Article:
Musician and educator to focus on creation of sound sculptures and wearable listening devices.
Steve Parker, a 2002 graduate of Oberlin College and Conservatory, has been awarded a prestigious Rome Prize and Italian fellowship in design for 2020-21.
Parker is a member of the faculty at the University of Texas at San Antonio, where he directs the trombone studio, Trombone Choir, and New Music Ensemble, and teaches courses in electronic music, sound art, new media, and music business. An avid collaborator in new music circles, he has performed at the Lucerne Festival, the Bang on a Can Marathon, and in numerous other major venues and festivals worldwide. He also serves as curator of SoundSpace, an innovative music series at the Blanton Museum of Art.
Parker’s Rome Prize, awarded for the project “Futurist Opera,” includes a stipend and an opportunity to live and study in Rome for a six-month period slated to begin in January 2021. He plans to create a series of sound sculptures, wearable listening devices, and tactile graphic scores to be used in a new form of opera.
A double-degree graduate in trombone performance and mathematics, Parker arrived in Oberlin with the goal of becoming an orchestral musician, but soon became enamored of opportunities to indulge his interests in computer programming, neural networks, and more.
“Like a lot of Oberlin students, I felt pulled in a lot of different directions,” he says. “Being an orchestral musician was the path that required the least amount of imagination. It offered a clear trajectory, and having a practical plan made a lot of sense as a high-schooler. But eventually I started to think about the skills I had and how I could make a greater impact.
“Everything I do is largely a product of my Oberlin education,” he says. “I’m lucky that I get to do a variety of things—and that I enjoy doing a variety of things.”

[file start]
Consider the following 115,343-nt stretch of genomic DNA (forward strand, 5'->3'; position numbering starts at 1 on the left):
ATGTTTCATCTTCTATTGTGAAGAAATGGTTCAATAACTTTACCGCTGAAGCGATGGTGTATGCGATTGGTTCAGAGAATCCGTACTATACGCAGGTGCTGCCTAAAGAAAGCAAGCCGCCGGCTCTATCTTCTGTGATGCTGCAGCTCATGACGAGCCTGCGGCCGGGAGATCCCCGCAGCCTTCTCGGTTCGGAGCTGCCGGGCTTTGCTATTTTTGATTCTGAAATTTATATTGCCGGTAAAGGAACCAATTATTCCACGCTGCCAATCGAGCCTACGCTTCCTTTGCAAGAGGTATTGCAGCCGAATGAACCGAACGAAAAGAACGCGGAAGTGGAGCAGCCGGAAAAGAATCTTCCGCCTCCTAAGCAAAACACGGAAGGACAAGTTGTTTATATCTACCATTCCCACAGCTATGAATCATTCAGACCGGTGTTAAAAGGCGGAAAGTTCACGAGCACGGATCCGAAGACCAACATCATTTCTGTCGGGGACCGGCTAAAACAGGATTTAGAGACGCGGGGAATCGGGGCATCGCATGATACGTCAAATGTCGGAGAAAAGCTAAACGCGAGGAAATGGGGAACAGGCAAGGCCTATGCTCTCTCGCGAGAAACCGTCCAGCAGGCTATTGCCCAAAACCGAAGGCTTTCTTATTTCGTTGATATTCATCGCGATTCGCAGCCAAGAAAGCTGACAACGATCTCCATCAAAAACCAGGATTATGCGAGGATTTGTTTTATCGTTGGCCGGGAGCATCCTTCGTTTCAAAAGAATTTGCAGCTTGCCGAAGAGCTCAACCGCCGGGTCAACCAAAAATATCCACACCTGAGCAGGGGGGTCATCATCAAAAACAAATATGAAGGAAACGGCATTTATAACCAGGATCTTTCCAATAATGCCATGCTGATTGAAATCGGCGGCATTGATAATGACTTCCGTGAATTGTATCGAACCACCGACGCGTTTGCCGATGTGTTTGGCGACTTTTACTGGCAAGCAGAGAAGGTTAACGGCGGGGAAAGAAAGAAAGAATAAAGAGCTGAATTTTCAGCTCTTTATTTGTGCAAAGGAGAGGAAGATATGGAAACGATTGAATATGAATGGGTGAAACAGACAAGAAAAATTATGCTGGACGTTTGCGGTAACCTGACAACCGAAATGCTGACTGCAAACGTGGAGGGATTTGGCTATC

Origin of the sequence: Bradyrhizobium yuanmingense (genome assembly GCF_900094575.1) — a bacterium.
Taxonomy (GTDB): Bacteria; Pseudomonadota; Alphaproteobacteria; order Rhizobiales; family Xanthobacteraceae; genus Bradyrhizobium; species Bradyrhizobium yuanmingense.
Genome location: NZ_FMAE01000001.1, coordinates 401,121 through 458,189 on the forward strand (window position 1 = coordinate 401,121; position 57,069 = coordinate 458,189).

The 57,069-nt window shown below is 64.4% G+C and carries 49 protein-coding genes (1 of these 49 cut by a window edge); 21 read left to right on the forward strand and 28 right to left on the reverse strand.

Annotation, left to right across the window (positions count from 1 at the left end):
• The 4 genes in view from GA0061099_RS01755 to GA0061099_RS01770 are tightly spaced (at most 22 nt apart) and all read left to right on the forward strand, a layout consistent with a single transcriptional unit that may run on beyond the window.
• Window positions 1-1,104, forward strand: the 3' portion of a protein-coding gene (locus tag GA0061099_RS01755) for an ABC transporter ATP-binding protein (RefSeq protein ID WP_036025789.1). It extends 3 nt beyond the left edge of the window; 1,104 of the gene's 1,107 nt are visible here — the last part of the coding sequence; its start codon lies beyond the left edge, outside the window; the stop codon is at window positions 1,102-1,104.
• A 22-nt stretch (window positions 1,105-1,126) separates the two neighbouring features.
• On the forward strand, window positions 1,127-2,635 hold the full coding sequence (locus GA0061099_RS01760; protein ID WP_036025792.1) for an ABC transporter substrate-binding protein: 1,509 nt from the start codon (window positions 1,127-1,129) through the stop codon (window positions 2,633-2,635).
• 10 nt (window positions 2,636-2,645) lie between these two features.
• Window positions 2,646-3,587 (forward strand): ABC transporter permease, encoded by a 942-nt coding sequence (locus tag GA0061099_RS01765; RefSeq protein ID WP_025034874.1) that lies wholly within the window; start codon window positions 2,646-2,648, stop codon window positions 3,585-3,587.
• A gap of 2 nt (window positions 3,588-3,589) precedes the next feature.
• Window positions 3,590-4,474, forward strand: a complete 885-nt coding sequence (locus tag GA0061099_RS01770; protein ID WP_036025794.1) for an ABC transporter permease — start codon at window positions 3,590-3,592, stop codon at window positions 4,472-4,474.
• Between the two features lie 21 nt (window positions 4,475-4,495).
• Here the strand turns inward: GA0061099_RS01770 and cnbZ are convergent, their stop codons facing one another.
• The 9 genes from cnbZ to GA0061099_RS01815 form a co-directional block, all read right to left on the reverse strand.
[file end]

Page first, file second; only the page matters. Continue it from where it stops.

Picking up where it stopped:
Parker’s recent studies involve research on sound as a weapon and listening as a surveillance tool, as well as the Italian Futurist movement.
“In Rome, I’ll be continuing that exploration to write an opera—not necessarily an opera in a conventional sense, but an opera in that it involves movement and spectacle that is realized in a gallery context by viewers who interact with objects and devices that facilitate new modes of listening.”
Parker will be joined in Rome by an eager collaborator: his 5-year-old son, Eliot. “He’s my beta-tester!” Parker beams.
The Rome Prize is awarded annually by the American Academy in Rome, the oldest American overseas center for independent study and advanced research in the arts and humanities. In addition to design, it is presented for composition, visual art, architecture, literature, and medieval studies, among other disciplines. Winners of the Rome Prize are determined by independent juries of distinguished artists and scholars. In 2020, a total of 22 Americans were awarded Rome Prizes.
Parker’s honor follows that of Oberlin Conservatory alumni composers who have also won the Rome Prize—Courtney Bryan ’04 (2019), Ashley Fure ’05 (2017), and Keeril Makan '94 (2008). Oberlin composition professors Stephen Hartke (1992) and Jesse Jones (2012) also are past winners of the prize.
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